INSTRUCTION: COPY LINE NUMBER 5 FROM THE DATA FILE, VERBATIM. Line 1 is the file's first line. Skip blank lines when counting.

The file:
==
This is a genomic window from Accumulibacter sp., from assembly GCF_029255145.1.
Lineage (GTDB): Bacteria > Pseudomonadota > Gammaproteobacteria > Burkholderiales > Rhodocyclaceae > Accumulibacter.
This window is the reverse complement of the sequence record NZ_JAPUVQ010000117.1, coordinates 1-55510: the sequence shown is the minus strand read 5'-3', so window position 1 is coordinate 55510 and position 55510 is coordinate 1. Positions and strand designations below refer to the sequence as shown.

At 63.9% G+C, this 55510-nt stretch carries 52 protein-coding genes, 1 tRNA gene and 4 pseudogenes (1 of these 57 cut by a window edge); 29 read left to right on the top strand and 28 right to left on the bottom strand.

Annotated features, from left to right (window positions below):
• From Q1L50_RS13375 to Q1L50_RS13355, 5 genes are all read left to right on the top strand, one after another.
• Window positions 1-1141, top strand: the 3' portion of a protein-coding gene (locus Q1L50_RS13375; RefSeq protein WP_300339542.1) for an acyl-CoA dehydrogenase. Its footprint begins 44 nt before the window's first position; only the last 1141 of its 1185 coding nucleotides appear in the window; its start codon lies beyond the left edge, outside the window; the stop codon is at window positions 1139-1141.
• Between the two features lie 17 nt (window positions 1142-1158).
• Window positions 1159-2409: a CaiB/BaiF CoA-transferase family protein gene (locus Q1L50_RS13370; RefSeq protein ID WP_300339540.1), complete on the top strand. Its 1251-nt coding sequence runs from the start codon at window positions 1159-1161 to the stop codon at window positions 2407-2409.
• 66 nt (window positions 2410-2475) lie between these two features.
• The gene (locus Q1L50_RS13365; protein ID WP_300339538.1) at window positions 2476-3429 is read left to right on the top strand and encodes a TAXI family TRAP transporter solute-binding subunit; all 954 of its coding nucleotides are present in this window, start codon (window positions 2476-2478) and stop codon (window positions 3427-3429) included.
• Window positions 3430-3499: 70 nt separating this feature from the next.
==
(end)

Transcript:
Annotated features, from left to right (window positions below):